The local mayor compared fire-service to auto insurance, a comparison that may sound correct at first glance.  However, closer consideration demonstrates just how crazy that analogy is.  Does anyone really think that first responders are like insurance?  Yes, we’re required to have insurance on our vehicles — at least liability insurance — should we be involved in a wreck.  And if we have a mortgage on our home, we’re required by the lender to have insurance so that the lender is compensated should the property be destroyed.  And even if we stay in that home long enough to pay off the mortgage, no sane, rational person would do without fire insurance.  Our hospitals are prohibited from turning emergency patients away based on whether they have health insurance.

The irony of the situation in Obion County, Tennessee, is that the county did a study a couple years ago that addressed the best way to provide fire service to all its residents.  Section 4 of the report details possible funding options and concludes that the simplest way would have been to raise property taxes by a mere thirteen cents.  That solution was deemed the most inflation proof, because as costs and values rose, the revenue would rise accordingly.  The subscription-only option was estimated to cost $113 per home, excluding commercial properties.  Landlords would have passed the cost onto renters, as with any tax.  But the county fathers, largely conservatives who despise taxes, opted for the subscription approach.

Turns out that at least three homes and a barn had previously been allowed to burn, killing household pets, plus a number of horses in the barn fire.  And in the most recent incident, the fire actually started as a trash fire in a corn field, a fire that spread to the house.  Would the fire department also stand by if people were trapped in a fire at an address that “wasn’t on the list” of people who’d paid their subscription fee?

Have we become so selfish as a society that we are willing to let people’s houses burn to the ground in order to avoid a small tax hike to ensure that everyone has access to basic governmental services?  This is insanity.  We’re seeing libraries close, fire stations shuttered, governmental offices so short-staffed that they epitomize lousy customer service, teachers laid off, school buildings deteriorating, out-of-date textbooks in overcrowded classrooms.  Our roads are crumbling, as are our bridges, water pipes, sewers, and even our electrical grid.  We’re been engaged in a “starve the beast” exercise for several decades with a seemingly endless push to cut taxes.  Is it any surprise that services are suffering?  Except it’s the services that most people depend on that have been starved.  Meanwhile conservatives decry the “nanny state” while offering all sorts of perks, tax breaks and regulations filled with enough loopholes you could drive a truck through them to their cronies.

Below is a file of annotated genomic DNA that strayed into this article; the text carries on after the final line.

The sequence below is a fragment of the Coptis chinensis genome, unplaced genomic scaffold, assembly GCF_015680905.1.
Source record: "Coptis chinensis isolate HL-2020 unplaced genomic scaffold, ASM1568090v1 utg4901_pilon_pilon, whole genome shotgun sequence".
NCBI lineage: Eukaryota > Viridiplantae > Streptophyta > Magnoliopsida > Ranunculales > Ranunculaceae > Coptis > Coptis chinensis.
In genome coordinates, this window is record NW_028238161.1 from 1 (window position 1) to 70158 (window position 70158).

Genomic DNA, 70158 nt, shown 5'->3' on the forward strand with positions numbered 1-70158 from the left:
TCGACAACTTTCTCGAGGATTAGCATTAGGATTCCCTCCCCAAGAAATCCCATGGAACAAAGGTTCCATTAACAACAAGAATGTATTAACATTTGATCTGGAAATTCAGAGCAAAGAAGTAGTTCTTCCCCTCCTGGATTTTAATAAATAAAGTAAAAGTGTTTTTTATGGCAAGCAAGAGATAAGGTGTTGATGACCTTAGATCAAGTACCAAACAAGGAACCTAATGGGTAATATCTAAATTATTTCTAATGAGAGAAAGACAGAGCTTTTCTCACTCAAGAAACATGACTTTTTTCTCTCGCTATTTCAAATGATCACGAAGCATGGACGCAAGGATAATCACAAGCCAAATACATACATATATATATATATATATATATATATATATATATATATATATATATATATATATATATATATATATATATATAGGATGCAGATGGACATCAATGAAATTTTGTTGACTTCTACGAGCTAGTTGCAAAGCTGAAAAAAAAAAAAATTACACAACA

Simply raising taxes won’t solve our problems.  But our physical and intellectual infrastructure won’t cure itself without attention and investment.  It’s not going to be easy, and it won’t happen over night.  We need to educate ourselves about what government can and should do.  And we need to fund it so that it can do those things  We need to insist that government serve all the people, not just those at the top of the economic ladder.  And we need to demand that those at the top contribute to the common good in proportion to their wealth.

I’d like to see each and every person in this country have to pay something in income taxes, even if it’s only $1.  That gives everyone some skin in the game.

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Several news stories today caught my attention.  The first concerned a house fire in rural Obion County, Tennessee.  Fire services there are “by subscription.”  That means that instead of the fire department funding coming from property taxes, homeowners pay a fee to the local fire department.  A house caught fire.  The owner hadn’t paid the annual subscription fee.  So, the fire department arrived but watched the house burn to the ground and only responded when the flames ignited the neighboring house, whose owner had paid the fee.  When questioned, the local officials were unsympathetic.  One can only imagine the consequences had someone been trapped inside the burning building.  The unfortunate thing is that this is the future if we are so opposed to taxes of any sort.  Those who can afford the services that are part of the common good will receive them.  The rest will have to fend for themselves.  In this instance, the people living in the burning home struggled to put the fire out with a garden hose, only to have it burn to the ground, along with all of their possessions.  Ah, you say, the owners should have paid the fee.  But, what about renters?  If you rent your home and the landlord doesn’t pay the fee and doesn’t bother to tell you, or if the system required the owner alone to pay, and the house catches fire, what happens then?  Now, raise that situation to an apartment house.  One unit catches fire, and the entire building burns to the ground.   Certainly there is moral responsibility to the renters, but is there legal liability?